Argentine Massa sworn in as economy chief, budget cuts expected

By Nicolas Misculin

BUENOS AIRES, August 3 (Reuters)Argentina’s newest economy minister, Sergio Massa, officially took over the reins of his new “superministry” on Wednesday, hoping he will announce spending cuts to calm markets amid a deepening crisis economic.

The South American country’s large budget deficit, exacerbated by years of overspending, runaway inflation, high debt and a struggling peso all await Massa, Argentina’s third economic chief in the past month.

A former congress leader and advocate for the ruling Peronist coalition, Massa was sworn in by President Alberto Fernandez in Buenos Aires. He has been is expected to deliver a speech later on Wednesday where further spending cuts as well as measures to stimulate dwindling foreign exchange reserves are expected to be announced.

Some local markets appeared encouraged on Wednesday ahead of the expected announcements. Argentina’s main stock index S&P Merval closed up 1.43%, just ahead of Massa’s swearing-in.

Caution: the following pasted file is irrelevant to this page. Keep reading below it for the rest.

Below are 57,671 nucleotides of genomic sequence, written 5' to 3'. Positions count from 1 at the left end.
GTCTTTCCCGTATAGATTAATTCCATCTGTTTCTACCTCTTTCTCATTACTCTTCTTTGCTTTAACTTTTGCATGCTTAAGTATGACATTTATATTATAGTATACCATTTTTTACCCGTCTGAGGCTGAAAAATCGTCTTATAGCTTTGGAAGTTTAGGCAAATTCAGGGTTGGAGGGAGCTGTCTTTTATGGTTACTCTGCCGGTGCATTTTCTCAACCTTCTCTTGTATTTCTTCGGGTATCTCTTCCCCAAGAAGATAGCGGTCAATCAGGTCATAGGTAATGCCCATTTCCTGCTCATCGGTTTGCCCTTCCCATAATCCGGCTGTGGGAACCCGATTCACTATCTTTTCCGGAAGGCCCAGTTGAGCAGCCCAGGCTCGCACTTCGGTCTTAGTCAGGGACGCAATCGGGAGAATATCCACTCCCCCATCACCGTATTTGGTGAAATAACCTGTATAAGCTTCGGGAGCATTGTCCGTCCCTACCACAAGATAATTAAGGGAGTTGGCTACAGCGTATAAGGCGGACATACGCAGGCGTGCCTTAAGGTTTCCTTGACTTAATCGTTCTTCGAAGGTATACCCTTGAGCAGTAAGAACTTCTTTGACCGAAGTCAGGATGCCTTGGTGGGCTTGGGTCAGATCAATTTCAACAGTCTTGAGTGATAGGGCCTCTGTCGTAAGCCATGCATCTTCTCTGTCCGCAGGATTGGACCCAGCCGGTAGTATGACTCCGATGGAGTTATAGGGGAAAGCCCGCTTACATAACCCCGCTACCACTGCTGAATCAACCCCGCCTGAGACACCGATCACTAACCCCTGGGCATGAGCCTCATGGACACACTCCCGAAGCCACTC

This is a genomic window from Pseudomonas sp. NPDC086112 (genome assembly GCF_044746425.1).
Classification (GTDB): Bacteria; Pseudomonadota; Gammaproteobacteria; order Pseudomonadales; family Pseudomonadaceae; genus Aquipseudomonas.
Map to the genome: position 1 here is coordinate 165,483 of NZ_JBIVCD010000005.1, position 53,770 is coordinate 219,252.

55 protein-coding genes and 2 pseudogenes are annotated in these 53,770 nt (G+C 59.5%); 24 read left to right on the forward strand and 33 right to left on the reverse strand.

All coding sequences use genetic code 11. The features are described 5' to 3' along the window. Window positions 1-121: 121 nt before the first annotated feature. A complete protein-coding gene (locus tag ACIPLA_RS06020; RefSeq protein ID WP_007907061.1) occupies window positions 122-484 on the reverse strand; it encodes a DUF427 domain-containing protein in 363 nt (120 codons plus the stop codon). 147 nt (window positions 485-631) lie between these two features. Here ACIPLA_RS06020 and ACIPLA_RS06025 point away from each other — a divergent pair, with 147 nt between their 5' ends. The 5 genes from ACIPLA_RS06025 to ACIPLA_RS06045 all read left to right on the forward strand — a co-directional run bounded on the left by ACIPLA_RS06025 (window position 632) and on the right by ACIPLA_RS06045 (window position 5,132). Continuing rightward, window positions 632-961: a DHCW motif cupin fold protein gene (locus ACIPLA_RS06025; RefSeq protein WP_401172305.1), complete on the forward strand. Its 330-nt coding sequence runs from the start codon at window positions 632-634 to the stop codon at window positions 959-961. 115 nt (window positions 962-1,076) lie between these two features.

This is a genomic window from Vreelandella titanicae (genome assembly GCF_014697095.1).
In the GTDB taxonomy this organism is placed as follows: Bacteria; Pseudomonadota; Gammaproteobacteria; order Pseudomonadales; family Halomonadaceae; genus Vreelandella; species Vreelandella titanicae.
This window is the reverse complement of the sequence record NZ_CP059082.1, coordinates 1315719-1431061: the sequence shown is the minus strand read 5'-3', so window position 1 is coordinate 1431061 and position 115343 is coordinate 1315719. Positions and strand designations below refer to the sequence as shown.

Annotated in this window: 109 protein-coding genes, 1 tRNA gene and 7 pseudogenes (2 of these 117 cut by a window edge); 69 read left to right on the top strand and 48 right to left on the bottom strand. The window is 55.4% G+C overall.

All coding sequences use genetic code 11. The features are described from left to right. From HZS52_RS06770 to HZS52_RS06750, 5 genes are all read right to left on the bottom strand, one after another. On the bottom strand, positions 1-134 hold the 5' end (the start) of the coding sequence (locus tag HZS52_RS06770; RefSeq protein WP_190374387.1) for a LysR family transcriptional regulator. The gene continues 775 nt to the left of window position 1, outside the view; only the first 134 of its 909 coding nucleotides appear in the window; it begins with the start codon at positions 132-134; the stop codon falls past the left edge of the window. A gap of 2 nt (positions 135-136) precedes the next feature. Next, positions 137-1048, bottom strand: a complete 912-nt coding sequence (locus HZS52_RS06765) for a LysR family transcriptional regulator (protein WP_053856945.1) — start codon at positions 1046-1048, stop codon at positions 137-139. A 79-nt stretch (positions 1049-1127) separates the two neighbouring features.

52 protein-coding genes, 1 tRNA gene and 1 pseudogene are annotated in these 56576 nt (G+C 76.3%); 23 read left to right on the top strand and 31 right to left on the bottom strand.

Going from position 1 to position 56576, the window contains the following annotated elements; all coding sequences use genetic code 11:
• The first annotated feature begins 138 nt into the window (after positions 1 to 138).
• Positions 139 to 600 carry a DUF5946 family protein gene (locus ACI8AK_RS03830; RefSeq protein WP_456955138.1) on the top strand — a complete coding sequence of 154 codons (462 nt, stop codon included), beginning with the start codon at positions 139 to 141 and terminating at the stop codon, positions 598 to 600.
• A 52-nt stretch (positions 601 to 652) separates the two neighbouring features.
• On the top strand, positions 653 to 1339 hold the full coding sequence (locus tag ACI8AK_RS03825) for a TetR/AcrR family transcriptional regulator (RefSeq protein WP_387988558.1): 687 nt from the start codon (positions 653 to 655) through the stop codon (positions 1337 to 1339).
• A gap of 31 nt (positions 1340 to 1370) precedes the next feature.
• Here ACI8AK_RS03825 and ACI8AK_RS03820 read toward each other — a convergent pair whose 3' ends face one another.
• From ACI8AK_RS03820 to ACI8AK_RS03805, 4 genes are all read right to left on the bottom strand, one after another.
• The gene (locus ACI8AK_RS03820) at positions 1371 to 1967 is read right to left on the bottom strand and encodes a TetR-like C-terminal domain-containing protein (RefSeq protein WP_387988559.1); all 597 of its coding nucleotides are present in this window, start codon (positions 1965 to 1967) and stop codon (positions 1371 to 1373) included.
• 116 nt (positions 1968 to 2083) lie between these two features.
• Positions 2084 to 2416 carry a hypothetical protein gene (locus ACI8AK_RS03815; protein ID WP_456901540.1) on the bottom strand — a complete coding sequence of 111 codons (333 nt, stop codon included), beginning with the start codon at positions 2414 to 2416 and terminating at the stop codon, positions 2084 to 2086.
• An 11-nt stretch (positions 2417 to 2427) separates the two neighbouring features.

Sovereign bonds, however, fell 0.4% as the informal black market peso ARSB= weakened 2.35% to trade at 298 pesos to the US dollar.

Warring factions of the centre-left governing coalition have united behind Massa, seen by many as perhaps Fernandez’s last chance to stem the economic haemorrhage that has damaged the government’s popularity ahead of the presidential vote for the ‘next year.

“The economy is in a difficult situation, with a very complicated global context,” Juan Manzur, Fernandez’s chief of staff, told reporters. “But despite all our problems, we have faith in him.”

Massa is expected to lead a significantly expanded economy ministry, in which the agriculture, production and trade secretariats will answer to him.

His rise to the top economic policy post follows the abrupt resignation of former economy minister Martin Guzman in early July, and then Guzman’s successor, Silvina Batakis, only lasted a few weeks after him in that role. .

(Reporting by Nicolas Misculin; Editing by Deepa Babington and Alistair Bell)

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